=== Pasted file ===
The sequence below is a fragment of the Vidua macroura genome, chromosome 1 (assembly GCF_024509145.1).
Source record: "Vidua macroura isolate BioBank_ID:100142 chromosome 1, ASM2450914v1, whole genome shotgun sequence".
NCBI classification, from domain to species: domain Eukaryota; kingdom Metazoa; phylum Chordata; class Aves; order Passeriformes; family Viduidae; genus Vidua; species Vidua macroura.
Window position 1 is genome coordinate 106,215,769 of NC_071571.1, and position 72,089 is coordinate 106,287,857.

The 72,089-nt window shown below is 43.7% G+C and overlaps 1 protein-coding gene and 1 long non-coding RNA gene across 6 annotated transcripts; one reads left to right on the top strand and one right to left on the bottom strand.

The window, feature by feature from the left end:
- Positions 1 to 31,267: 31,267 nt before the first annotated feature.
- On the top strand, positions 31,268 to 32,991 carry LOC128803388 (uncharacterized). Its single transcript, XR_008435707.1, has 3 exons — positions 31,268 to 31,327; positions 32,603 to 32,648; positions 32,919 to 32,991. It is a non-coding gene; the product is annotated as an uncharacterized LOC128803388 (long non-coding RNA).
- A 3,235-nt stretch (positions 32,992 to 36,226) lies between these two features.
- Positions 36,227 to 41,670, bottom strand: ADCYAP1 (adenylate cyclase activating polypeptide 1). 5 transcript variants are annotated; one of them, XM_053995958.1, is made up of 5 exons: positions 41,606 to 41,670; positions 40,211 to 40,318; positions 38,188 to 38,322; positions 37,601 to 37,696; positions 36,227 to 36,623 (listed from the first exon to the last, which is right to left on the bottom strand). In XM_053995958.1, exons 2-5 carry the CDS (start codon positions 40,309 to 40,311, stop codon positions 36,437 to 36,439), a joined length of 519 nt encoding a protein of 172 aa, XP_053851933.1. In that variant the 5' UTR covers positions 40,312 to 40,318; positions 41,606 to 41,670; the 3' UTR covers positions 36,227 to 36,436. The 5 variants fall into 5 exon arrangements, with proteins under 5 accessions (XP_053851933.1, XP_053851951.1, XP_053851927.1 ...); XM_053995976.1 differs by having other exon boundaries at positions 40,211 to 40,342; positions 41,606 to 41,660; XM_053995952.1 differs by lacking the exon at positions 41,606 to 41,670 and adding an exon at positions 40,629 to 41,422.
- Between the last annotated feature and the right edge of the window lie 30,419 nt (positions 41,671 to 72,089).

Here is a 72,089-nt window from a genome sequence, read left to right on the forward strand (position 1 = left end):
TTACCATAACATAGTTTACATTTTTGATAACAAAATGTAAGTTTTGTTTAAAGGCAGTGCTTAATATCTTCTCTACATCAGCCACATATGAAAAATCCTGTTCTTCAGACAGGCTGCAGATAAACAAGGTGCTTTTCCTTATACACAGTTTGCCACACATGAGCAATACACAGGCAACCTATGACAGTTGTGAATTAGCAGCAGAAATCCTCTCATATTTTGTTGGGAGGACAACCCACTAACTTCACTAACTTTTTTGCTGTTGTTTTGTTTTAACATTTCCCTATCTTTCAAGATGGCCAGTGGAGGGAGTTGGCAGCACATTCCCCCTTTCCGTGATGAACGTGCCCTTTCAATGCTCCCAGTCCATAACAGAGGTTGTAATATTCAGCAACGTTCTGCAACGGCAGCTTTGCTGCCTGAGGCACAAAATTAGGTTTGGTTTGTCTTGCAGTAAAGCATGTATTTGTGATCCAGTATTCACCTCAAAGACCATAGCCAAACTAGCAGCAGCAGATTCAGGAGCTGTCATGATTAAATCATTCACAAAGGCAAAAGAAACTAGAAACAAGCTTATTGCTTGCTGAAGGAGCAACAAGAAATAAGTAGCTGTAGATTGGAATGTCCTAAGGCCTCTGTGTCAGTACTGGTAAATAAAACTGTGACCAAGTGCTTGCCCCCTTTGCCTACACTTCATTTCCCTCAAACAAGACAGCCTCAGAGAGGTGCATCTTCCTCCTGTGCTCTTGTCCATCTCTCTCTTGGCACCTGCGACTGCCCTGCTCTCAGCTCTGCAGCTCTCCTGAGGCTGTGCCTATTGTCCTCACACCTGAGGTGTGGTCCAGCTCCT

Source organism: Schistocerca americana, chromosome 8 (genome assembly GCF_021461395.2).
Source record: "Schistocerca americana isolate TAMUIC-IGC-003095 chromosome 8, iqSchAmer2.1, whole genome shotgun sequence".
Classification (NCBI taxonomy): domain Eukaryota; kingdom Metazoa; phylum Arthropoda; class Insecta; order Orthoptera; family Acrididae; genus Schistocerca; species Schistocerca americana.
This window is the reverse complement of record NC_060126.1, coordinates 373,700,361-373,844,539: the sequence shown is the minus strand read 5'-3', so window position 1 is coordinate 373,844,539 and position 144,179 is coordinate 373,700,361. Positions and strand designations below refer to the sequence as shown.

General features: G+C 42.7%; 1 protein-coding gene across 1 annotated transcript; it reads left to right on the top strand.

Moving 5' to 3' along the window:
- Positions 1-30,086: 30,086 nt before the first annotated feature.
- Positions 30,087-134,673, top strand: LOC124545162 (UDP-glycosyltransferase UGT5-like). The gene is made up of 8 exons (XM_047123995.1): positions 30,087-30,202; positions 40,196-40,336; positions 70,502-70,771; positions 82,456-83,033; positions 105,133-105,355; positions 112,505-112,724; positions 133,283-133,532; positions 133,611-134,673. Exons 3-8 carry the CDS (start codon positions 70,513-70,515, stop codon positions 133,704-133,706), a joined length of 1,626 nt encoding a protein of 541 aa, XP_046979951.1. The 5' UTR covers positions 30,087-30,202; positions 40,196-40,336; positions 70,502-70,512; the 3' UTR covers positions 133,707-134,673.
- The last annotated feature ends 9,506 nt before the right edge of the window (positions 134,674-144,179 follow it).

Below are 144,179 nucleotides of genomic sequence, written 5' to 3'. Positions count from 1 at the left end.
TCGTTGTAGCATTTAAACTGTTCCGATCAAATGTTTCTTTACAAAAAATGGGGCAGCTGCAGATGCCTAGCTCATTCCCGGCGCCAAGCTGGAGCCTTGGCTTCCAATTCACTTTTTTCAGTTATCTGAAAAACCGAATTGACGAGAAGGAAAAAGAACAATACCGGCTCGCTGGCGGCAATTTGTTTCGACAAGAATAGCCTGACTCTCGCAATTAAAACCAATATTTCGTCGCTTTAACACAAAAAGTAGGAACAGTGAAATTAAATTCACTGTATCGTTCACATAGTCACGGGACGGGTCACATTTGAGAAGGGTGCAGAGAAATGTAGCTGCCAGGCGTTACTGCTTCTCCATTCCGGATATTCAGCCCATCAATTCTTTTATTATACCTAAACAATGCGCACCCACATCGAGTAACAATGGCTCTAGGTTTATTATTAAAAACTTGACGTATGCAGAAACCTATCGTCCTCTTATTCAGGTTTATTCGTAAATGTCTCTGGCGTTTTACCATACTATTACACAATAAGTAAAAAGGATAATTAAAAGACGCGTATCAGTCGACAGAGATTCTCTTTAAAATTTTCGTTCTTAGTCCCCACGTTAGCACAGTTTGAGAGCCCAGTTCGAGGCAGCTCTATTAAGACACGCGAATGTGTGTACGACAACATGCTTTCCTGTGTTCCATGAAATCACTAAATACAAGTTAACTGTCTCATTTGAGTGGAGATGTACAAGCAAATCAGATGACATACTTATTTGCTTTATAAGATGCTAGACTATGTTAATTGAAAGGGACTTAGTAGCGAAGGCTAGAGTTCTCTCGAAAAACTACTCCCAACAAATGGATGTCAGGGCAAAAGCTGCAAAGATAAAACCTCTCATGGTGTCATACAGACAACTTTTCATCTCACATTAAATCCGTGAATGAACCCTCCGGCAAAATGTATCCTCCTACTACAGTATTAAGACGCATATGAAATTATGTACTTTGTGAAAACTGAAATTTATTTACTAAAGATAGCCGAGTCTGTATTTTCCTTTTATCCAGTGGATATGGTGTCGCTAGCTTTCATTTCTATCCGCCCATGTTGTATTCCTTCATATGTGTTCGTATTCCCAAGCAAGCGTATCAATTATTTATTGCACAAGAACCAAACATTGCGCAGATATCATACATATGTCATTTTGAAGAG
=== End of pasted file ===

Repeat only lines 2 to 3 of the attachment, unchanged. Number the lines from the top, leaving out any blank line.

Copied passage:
Source record: "Vidua macroura isolate BioBank_ID:100142 chromosome 1, ASM2450914v1, whole genome shotgun sequence".
NCBI classification, from domain to species: domain Eukaryota; kingdom Metazoa; phylum Chordata; class Aves; order Passeriformes; family Viduidae; genus Vidua; species Vidua macroura.